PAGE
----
Table of contents

Square root symbol √Square root definitionHow to find the square root?Square root calculatorHow to simplify square rootsAdding, subtracting, multiplying and dividing square rootsSquare roots of powers and fractionsSquare root function and graphDerivative of the square rootSquare root of a negative numberFAQsOur square root calculator estimates the square root of any positive number you want. Just enter the chosen number and read the results. Everything is calculated **quickly and automatically**! With this tool, you can also estimate the square of the desired number (just enter the value into the second field), which may be a great help in finding **perfect squares** from the square root formula.

Are you struggling with the basic arithmetic operations: adding square roots, subtracting square roots, multiplying square roots, or dividing square roots? Not anymore! In the following text, you will find a **detailed explanation** about different square root properties, e.g., how to simplify square roots, with many various **examples** given. With this article, you will learn once and for all how to find square roots!

Have you ever wondered what the origin of the square root symbol is √? We can assure you that this history is not as simple as you might think at first. The origin of the root symbol goes back to ancient times, as the origin of the percent.

If you're looking for the square root graph or square root function properties, head directly to the appropriate section (just click the links above!). There, we explain what the derivative of a square root using a fundamental square root definition is; we also elaborate on how to calculate the square roots of exponents or square roots of fractions. Finally, if you are persistent enough, you will find out that the square root of a negative number is, in fact, possible. In that way, we introduce **complex numbers** which find broad applications in physics and mathematics.

## Square root symbol √

The operation of the square root of a number was already known in antiquity. The earliest clay tablet with the correct value of up to 5 decimal places of √2 = 1.41421 comes from **Babylonia (1800 BCE - 1600 BCE)**. Many other documents show that square roots were also used by the ancient Egyptians, Indians, Greeks, and Chinese. However, the origin of the root symbol √ is still largely speculative.

- Many scholars believe that square roots originate from the
**letter "r"**- the first letter of the Latin word radix meaning root. - Another theory states that the square root symbol was taken from the
**Arabic letter ج**that was placed in its original form of ﺟ in the word جذر - root (the Arabic language is written from right to left).

The first use of the square root symbol √ didn't include the horizontal "bar" over the numbers inside the square root (or radical) symbol, √‾. The "bar" is known as a vinculum in Latin, meaning **bond**. Although the radical symbol with vinculum is now in everyday use, we usually omit this overline in many texts, like in articles on the internet. The notation of the higher degrees of a root has been suggested by Albert Girard, who placed the degree index within the opening of the radical sign, e.g., ³√ or ⁴√.

The last question is, why is the square root operation called root regardless of its true origin? The explanation should become more evident if we write the equation x = ⁿ√a in a different form: xⁿ = a. x is called a root or radical because it is *the hidden base* of a. Thus, the word *radical* doesn't mean *far-reaching* or *extreme*, but instead **foundational, reaching the root cause**.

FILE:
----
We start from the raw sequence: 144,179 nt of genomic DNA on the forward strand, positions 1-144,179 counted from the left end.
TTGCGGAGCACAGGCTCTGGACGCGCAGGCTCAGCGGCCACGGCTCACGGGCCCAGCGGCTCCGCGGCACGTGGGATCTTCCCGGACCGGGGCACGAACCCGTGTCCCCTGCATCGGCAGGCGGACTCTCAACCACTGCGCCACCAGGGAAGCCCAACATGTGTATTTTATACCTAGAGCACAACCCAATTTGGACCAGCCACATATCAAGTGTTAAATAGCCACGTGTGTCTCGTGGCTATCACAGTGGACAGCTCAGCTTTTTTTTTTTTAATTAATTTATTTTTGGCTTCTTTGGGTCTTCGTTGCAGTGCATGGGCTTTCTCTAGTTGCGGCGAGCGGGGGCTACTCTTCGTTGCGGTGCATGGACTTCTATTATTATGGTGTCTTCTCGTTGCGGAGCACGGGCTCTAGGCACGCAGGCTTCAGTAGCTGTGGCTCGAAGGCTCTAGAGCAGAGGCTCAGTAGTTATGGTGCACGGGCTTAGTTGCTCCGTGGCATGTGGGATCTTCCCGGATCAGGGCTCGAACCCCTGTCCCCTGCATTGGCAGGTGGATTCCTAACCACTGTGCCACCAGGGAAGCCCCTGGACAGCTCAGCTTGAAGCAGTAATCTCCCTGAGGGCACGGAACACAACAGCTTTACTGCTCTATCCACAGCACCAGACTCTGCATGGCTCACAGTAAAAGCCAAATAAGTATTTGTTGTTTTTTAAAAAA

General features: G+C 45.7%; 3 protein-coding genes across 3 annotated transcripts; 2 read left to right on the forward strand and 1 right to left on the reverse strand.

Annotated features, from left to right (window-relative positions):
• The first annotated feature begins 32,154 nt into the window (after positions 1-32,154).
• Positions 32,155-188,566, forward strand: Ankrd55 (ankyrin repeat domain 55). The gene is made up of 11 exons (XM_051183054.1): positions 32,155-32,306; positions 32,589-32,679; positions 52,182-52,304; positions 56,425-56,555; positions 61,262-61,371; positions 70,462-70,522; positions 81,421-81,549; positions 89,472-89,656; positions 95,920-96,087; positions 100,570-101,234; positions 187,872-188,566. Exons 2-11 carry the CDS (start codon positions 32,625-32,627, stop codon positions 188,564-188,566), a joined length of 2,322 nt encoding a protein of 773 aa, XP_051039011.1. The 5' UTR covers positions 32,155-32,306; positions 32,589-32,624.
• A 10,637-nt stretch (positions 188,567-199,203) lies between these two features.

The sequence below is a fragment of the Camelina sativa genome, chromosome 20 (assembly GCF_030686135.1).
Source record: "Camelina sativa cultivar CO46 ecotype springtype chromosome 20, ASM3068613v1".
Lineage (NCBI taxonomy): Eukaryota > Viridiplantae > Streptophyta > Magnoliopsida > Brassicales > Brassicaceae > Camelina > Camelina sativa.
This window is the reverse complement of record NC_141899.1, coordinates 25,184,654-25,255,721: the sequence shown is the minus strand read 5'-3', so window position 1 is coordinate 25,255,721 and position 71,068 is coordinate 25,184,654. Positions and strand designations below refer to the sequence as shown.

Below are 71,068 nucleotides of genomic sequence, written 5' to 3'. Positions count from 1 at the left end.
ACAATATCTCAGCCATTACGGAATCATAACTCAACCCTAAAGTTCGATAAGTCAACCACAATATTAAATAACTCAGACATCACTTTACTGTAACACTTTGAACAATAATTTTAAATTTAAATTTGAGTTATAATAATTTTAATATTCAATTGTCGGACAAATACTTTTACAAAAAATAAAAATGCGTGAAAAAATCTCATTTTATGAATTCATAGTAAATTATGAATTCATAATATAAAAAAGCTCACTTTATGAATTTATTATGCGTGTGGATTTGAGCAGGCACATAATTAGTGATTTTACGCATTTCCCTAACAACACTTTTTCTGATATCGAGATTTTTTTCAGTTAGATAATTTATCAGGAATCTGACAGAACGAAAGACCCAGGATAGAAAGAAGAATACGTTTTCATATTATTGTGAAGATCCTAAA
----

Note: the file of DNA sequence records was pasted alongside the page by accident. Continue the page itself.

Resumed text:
## Square root definition

In mathematics, the traditional operations on numbers are addition, subtraction, multiplication, and division. Nonetheless, we sometimes add to this list some more advanced operations and manipulations: **square roots**, exponents, logarithms, and even trigonometric functions (e.g., sine and cosine). In this article, we will focus on the square root definition only.

The square root of a given number **x** is every number **y** whose square **y² = y × y** yields the original number **x**. Therefore, the square root formula can be expressed as:

**√x = y ⟺ x = y²**,

where **⟺** is a mathematical symbol that means *if and only if*. Each positive real number **always has two square roots** – the first is positive, and the second is negative. However, for many practical purposes, we usually use the positive one. The only number that has one square root is zero. It is because √0 = 0, and zero is neither positive nor negative.

There is also another common notation of square roots that could be more convenient in many complex calculations. This alternative square root formula states that the square root of a number is a number raised to the exponent of the fraction one-half:

**√x = x ^{(1/2)} = x^{0.5}**

In geometric interpretation, the square root of a given area of a square gives the length of its side. That's why **√** has the word *square* in its name. A similar situation is with the cube root, **∛**. If you take the cube root of the volume of a cube, you get the length of its edges. While square roots are used when considering surface areas, cube roots are useful to determine quantities that relate to the volume, e.g., density.

## How to find the square root?

Maybe we aren't being very modest, but we think that the best answer to the question of how to find the square root is straightforward: **use the square root calculator!** You can use it both on your computer and your smartphone to quickly estimate the square root of a given number. Unfortunately, there are sometimes situations when you can rely only on yourself. What then? To prepare for this, you should remember several basic perfect square roots: